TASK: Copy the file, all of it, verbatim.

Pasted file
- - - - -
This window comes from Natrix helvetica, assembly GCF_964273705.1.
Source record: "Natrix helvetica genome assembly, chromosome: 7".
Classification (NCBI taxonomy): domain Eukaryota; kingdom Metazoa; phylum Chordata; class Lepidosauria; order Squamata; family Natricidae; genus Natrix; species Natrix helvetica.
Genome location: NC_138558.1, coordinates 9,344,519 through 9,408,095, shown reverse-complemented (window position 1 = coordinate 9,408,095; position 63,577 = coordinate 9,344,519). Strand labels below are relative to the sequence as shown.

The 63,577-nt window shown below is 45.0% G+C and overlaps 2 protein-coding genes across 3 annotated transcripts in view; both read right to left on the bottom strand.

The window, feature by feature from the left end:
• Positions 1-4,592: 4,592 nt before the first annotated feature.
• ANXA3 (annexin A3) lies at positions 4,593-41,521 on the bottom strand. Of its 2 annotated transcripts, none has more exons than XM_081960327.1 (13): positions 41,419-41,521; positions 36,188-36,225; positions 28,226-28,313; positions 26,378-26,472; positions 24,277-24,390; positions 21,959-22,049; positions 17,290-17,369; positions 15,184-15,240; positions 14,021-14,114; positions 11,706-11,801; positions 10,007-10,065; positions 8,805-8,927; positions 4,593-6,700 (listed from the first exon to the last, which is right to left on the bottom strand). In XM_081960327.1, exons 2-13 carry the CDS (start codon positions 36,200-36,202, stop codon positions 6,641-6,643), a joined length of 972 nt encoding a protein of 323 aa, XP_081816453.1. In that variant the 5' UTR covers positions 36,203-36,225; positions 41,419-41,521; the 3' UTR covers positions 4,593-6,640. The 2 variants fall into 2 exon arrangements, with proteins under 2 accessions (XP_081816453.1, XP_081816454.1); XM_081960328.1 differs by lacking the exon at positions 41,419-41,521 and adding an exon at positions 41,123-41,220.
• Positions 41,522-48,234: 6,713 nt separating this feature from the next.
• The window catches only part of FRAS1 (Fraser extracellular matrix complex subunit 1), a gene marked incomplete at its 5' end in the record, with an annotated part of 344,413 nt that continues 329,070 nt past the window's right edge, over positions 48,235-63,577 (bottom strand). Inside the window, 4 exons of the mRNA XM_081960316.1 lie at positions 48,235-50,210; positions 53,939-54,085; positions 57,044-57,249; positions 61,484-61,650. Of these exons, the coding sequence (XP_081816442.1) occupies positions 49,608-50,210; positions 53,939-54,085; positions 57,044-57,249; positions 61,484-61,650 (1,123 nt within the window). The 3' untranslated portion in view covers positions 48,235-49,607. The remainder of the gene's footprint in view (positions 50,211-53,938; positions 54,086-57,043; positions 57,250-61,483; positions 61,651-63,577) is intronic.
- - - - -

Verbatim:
This window comes from Natrix helvetica, assembly GCF_964273705.1.
Source record: "Natrix helvetica genome assembly, chromosome: 7".
Classification (NCBI taxonomy): domain Eukaryota; kingdom Metazoa; phylum Chordata; class Lepidosauria; order Squamata; family Natricidae; genus Natrix; species Natrix helvetica.
Genome location: NC_138558.1, coordinates 9,344,519 through 9,408,095, shown reverse-complemented (window position 1 = coordinate 9,408,095; position 63,577 = coordinate 9,344,519). Strand labels below are relative to the sequence as shown.

The 63,577-nt window shown below is 45.0% G+C and overlaps 2 protein-coding genes across 3 annotated transcripts in view; both read right to left on the bottom strand.

The window, feature by feature from the left end:
• Positions 1-4,592: 4,592 nt before the first annotated feature.
• ANXA3 (annexin A3) lies at positions 4,593-41,521 on the bottom strand. Of its 2 annotated transcripts, none has more exons than XM_081960327.1 (13): positions 41,419-41,521; positions 36,188-36,225; positions 28,226-28,313; positions 26,378-26,472; positions 24,277-24,390; positions 21,959-22,049; positions 17,290-17,369; positions 15,184-15,240; positions 14,021-14,114; positions 11,706-11,801; positions 10,007-10,065; positions 8,805-8,927; positions 4,593-6,700 (listed from the first exon to the last, which is right to left on the bottom strand). In XM_081960327.1, exons 2-13 carry the CDS (start codon positions 36,200-36,202, stop codon positions 6,641-6,643), a joined length of 972 nt encoding a protein of 323 aa, XP_081816453.1. In that variant the 5' UTR covers positions 36,203-36,225; positions 41,419-41,521; the 3' UTR covers positions 4,593-6,640. The 2 variants fall into 2 exon arrangements, with proteins under 2 accessions (XP_081816453.1, XP_081816454.1); XM_081960328.1 differs by lacking the exon at positions 41,419-41,521 and adding an exon at positions 41,123-41,220.
• Positions 41,522-48,234: 6,713 nt separating this feature from the next.
• The window catches only part of FRAS1 (Fraser extracellular matrix complex subunit 1), a gene marked incomplete at its 5' end in the record, with an annotated part of 344,413 nt that continues 329,070 nt past the window's right edge, over positions 48,235-63,577 (bottom strand). Inside the window, 4 exons of the mRNA XM_081960316.1 lie at positions 48,235-50,210; positions 53,939-54,085; positions 57,044-57,249; positions 61,484-61,650. Of these exons, the coding sequence (XP_081816442.1) occupies positions 49,608-50,210; positions 53,939-54,085; positions 57,044-57,249; positions 61,484-61,650 (1,123 nt within the window). The 3' untranslated portion in view covers positions 48,235-49,607. The remainder of the gene's footprint in view (positions 50,211-53,938; positions 54,086-57,043; positions 57,250-61,483; positions 61,651-63,577) is intronic.